Memorials are a touchy subject, especially in a historically rich location like Washington D.C. So how can designing a memorial be redeveloped for the 21st century and future generations? In what compelling ways can a memorial tell the story of those being remembered, and how can current conventions be challenged? These were a few of the objectives in the “Memorials for the Future” competition, organized by the U.S. National Park Service, National Capital Planning Commission, and the Van Alen Institute.
At the end of the competition, “Climate Chronograph” by team Azimuth Land Craft took the winning title, and Honorable Mentions went to “American Wild: A Memorial” by DHLS; “The IM(MIGRANT)” by Honoring the Journey; and “VOICEOVER” by Talk Talk.
The competition's findings report “Not Set in Stone: Memorials for the Future” summarized the most prevalent themes and trends among the submissions, which could potentially become a handy reference for organizations, planners, and designers anywhere. Considering the evolving cultural and natural landscape of the U.S., several entries emphasized timely themes like: equally engaging the past as much as the present and future; allowing for changing narratives; using local settings for national issues, and considering ephemeral, mobile, and temporary forms.
Have a look at the top entries below.
Project excerpt: Taking on the perspective of a kayaker, “Climate Chronograph” is envisioned as a public record of rising sea levels, which act as “a living observatory for an indeterminate emergent process, [wherein] Nature will write our story into the landscape as we face this most vulnerable moment.” Full team report
“American Wild: A Memorial”. Team: DHLS. Members: Shelby Doyle, Justine Holzman, Forbes Lipschitz, Halina Steiner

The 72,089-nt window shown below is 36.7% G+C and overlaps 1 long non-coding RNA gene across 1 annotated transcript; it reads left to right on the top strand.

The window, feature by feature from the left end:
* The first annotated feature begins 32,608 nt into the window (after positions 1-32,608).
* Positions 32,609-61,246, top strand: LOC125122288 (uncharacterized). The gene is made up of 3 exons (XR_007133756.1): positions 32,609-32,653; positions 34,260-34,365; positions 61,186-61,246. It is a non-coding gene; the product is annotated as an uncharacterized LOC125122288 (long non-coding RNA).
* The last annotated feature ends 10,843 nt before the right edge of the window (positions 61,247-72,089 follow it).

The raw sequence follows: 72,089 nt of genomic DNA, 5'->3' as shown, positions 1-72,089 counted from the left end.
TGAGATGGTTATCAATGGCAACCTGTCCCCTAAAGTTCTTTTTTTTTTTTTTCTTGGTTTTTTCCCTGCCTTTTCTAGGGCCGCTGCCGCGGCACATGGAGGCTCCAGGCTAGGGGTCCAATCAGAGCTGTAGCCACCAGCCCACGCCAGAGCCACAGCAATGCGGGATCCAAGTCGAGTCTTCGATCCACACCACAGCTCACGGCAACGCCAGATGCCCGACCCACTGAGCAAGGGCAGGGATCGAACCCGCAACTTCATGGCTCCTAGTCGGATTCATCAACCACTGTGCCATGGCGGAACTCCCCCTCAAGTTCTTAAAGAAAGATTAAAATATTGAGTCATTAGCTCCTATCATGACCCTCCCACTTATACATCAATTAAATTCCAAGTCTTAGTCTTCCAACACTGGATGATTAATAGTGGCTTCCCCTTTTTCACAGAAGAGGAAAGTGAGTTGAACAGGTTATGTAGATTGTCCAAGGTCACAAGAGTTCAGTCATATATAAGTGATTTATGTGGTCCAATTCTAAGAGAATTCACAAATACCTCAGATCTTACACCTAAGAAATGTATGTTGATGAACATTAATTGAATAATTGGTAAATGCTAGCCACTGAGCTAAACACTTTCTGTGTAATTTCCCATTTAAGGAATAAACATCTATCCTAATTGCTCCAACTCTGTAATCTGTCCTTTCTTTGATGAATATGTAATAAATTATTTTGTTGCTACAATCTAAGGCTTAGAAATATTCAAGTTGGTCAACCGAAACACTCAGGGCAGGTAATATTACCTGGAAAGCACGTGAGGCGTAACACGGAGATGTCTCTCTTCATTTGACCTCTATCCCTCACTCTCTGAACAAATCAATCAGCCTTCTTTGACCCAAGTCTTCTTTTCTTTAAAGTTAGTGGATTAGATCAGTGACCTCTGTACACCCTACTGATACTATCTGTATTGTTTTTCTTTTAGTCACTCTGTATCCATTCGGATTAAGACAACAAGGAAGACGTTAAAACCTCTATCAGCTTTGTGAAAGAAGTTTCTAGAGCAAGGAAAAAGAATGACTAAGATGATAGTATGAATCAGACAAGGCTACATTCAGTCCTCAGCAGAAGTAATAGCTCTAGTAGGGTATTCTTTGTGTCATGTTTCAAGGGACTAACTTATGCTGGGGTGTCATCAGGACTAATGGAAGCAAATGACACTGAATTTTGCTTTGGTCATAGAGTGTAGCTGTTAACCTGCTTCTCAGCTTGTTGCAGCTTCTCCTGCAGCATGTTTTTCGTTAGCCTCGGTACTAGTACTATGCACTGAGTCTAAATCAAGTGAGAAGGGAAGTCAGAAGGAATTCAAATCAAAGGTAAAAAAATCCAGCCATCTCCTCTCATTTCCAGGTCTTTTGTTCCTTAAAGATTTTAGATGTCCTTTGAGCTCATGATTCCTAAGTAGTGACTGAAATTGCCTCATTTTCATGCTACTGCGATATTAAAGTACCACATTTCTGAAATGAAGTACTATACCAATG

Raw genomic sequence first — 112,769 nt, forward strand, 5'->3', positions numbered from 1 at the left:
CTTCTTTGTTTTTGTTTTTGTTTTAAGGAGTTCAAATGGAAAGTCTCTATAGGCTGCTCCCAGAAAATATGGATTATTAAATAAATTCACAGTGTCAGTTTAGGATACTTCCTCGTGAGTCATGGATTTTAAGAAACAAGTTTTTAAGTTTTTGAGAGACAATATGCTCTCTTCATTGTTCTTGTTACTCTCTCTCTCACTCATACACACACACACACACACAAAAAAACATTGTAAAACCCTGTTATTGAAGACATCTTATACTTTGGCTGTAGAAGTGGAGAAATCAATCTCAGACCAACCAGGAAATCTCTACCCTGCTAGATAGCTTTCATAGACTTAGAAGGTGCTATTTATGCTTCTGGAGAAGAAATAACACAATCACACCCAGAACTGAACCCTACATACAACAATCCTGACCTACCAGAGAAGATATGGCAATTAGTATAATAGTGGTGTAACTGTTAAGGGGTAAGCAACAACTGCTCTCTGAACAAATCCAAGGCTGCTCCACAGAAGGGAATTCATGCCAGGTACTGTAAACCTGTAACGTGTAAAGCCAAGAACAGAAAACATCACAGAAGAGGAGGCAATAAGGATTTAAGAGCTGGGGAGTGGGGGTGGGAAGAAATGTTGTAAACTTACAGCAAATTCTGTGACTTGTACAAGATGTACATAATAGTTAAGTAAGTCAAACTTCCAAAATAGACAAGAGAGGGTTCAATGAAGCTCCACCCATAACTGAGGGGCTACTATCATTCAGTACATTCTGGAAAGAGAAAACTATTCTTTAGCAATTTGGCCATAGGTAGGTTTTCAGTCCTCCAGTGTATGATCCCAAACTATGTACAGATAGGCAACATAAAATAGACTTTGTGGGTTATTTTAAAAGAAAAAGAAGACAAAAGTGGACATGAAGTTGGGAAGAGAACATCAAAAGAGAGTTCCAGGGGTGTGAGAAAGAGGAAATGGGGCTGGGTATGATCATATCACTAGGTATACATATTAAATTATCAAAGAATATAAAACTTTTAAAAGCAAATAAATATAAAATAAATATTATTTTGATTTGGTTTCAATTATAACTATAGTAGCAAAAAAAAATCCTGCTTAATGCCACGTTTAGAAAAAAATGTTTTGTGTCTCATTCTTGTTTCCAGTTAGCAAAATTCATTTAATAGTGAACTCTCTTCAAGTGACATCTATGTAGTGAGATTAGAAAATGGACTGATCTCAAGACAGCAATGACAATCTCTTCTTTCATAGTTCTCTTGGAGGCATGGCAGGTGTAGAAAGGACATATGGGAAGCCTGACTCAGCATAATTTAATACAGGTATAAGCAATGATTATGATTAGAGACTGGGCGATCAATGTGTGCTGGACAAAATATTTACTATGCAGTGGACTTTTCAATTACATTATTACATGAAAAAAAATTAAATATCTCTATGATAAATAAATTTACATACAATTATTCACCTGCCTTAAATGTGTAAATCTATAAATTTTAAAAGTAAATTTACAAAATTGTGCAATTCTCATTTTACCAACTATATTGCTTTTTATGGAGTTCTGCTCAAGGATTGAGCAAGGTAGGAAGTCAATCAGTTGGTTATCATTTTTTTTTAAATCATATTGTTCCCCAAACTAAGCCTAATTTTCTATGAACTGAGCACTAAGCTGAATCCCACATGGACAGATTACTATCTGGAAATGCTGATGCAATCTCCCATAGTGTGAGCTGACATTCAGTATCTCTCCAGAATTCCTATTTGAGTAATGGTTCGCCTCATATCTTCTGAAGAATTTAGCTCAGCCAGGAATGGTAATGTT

Project excerpt: “The National Parks are a living memorial to a uniquely American idea of wilderness. In celebration of the National Parks Centennial, American Wild captures the majesty of the nation’s landscape and brings it to the Nation’s capital. Located in the L’Enfant Plaza Station...[and using] ultra-high-definition video, recordings of each of the 59 National Parks are projection-mapped at full scale onto the coffered ceiling of L’Enfant Plaza Station...The memorial lasts for 59 days – one day for each park. This timeline of the National Park Service’s 100-year history serves as a visual advocate for Service’s next 100 years. In so doing, American Wild serves not only as a steward of the National Park’s legacy but also a steward of its future.” Full team report
“The IM(MIGRANT)”. Team: Honoring the Journey. Members: Sahar Coston-Hardy, Janelle L. Johnson, Michelle Lin-Luse, Radhika Mohan
Project excerpt: “The Im(migrant) proposal is a living memorial, didactic in nature, elevating the narratives of our ancestors as an integral part of American history. The stories of movement, arrival, and the making of a new home are collected and shared through this mobile and adaptable memorial whose programming is curated to explore America’s immigration and migration stories, while also responding to the context of Washington, D.C.” Full team report
“VOICEOVER”. Team: Talk Talk. Members: Troy Hillman, Amy Catania Kulper, Anca Trandafirescu, Yurong Wu
Project excerpt: “VOICEOVER is a memorial project designed to ‘overlay’ on our national monuments. It will collect and record the wide-ranging stories told by everyday people about the monuments. Then, it will organize the collection into an accessible oral archive to be preserved at the Library of Congress. Lastly, VOICEOVER’s pink flying mechanical parrots will ‘retell’ the many collected stories at the memorials themselves. Each day new sites will be featured and more versions of our nation’s rich and diverse story will be added to the ‘portrait.’” Full team report
The winning and finalist entries are currently on public display at the John F. Kennedy Center for the Performing Arts until October 20.
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